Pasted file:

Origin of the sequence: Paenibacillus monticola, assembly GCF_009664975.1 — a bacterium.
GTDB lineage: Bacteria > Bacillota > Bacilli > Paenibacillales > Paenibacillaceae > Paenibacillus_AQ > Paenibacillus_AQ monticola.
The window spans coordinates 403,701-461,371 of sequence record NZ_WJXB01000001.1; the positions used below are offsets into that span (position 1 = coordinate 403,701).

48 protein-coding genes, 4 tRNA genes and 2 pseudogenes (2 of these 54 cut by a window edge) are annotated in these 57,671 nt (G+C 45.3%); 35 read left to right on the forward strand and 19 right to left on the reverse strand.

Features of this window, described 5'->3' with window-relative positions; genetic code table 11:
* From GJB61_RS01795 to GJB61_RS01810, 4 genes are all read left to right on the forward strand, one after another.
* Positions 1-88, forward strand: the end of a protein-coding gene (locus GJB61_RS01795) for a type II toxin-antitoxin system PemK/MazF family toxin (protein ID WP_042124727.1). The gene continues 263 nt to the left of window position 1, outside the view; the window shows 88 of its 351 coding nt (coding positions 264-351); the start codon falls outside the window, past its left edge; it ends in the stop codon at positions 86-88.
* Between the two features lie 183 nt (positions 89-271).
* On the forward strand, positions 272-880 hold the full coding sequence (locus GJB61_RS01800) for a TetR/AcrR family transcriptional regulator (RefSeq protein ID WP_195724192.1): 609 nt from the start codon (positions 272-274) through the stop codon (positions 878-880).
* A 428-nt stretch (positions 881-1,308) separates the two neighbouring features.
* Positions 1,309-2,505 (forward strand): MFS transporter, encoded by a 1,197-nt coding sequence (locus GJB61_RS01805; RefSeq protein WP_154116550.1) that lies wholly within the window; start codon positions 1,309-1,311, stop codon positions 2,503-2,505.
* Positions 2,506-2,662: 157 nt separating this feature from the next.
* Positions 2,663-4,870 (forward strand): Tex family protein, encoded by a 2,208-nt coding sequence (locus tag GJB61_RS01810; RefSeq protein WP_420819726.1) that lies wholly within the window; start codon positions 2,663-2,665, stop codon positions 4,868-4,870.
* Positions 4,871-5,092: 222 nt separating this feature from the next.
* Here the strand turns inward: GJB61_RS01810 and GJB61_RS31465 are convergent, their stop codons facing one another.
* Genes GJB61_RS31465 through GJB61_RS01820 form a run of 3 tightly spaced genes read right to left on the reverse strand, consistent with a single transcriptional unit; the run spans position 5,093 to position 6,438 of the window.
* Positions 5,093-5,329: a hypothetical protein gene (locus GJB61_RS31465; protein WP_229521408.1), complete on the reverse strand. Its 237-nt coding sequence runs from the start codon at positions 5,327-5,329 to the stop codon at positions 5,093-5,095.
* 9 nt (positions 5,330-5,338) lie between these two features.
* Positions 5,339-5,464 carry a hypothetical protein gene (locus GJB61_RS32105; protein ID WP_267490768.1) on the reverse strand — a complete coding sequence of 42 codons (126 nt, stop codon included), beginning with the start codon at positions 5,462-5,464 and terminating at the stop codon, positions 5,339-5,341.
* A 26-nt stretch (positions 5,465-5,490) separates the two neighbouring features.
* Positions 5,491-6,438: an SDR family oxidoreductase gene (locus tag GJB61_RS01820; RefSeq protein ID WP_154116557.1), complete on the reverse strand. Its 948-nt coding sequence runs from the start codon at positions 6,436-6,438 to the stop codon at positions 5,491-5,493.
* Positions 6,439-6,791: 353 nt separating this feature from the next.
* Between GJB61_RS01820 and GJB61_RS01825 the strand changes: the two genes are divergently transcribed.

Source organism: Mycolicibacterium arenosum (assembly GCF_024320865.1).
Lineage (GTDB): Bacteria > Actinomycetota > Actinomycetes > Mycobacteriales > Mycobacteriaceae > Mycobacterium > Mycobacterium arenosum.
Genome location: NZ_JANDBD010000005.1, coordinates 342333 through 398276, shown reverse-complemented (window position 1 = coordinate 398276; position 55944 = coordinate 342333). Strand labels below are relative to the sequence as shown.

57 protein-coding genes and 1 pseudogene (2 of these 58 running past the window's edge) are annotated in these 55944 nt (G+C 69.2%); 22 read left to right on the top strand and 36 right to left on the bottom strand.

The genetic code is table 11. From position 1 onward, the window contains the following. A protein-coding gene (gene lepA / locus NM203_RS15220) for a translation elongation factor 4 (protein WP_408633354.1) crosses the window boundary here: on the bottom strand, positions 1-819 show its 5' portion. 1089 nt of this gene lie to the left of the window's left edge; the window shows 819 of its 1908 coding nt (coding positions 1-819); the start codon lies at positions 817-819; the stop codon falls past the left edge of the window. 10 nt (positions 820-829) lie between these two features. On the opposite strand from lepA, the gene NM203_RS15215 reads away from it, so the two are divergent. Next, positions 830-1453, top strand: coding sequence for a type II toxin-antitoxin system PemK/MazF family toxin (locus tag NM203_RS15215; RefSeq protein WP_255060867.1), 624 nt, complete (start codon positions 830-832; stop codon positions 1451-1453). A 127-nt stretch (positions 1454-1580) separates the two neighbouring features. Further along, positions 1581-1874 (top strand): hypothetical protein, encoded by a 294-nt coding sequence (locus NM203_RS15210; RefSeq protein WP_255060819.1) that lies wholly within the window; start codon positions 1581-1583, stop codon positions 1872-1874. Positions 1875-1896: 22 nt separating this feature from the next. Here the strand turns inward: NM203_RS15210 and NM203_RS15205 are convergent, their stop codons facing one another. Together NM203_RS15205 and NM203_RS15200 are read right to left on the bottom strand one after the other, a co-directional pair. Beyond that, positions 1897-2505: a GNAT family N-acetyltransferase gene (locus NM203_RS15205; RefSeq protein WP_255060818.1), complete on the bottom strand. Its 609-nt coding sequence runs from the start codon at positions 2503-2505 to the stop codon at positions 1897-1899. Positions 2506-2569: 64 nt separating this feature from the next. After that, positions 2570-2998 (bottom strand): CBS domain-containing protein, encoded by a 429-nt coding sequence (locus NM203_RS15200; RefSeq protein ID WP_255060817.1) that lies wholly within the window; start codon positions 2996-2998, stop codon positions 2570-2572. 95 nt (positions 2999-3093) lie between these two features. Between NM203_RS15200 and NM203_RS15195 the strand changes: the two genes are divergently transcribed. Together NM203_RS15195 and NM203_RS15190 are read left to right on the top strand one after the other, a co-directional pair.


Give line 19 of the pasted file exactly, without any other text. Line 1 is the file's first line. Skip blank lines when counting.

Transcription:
* Positions 5,339-5,464 carry a hypothetical protein gene (locus GJB61_RS32105; protein ID WP_267490768.1) on the reverse strand — a complete coding sequence of 42 codons (126 nt, stop codon included), beginning with the start codon at positions 5,462-5,464 and terminating at the stop codon, positions 5,339-5,341.